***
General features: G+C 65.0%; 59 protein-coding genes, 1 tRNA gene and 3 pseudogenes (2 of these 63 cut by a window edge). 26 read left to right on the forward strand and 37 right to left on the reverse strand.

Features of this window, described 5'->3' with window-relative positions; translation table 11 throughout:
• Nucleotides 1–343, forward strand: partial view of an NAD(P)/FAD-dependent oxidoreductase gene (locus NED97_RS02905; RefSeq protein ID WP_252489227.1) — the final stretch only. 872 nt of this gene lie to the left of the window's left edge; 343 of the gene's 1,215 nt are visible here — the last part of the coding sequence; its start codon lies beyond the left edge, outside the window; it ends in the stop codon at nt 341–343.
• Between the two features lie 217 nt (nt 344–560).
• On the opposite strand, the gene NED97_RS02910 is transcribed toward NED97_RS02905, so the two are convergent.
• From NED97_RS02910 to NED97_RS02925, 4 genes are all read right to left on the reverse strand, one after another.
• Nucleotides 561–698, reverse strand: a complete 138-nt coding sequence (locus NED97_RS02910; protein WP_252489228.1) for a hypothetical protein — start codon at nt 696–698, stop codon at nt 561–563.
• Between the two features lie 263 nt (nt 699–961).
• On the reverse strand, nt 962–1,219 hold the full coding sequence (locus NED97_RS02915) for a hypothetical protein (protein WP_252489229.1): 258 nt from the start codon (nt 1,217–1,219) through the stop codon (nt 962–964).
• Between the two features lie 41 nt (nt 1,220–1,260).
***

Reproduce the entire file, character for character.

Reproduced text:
General features: G+C 65.0%; 59 protein-coding genes, 1 tRNA gene and 3 pseudogenes (2 of these 63 cut by a window edge). 26 read left to right on the forward strand and 37 right to left on the reverse strand.

Features of this window, described 5'->3' with window-relative positions; translation table 11 throughout:
• Nucleotides 1–343, forward strand: partial view of an NAD(P)/FAD-dependent oxidoreductase gene (locus NED97_RS02905; RefSeq protein ID WP_252489227.1) — the final stretch only. 872 nt of this gene lie to the left of the window's left edge; 343 of the gene's 1,215 nt are visible here — the last part of the coding sequence; its start codon lies beyond the left edge, outside the window; it ends in the stop codon at nt 341–343.
• Between the two features lie 217 nt (nt 344–560).
• On the opposite strand, the gene NED97_RS02910 is transcribed toward NED97_RS02905, so the two are convergent.
• From NED97_RS02910 to NED97_RS02925, 4 genes are all read right to left on the reverse strand, one after another.
• Nucleotides 561–698, reverse strand: a complete 138-nt coding sequence (locus NED97_RS02910; protein WP_252489228.1) for a hypothetical protein — start codon at nt 696–698, stop codon at nt 561–563.
• Between the two features lie 263 nt (nt 699–961).
• On the reverse strand, nt 962–1,219 hold the full coding sequence (locus NED97_RS02915) for a hypothetical protein (protein WP_252489229.1): 258 nt from the start codon (nt 1,217–1,219) through the stop codon (nt 962–964).
• Between the two features lie 41 nt (nt 1,220–1,260).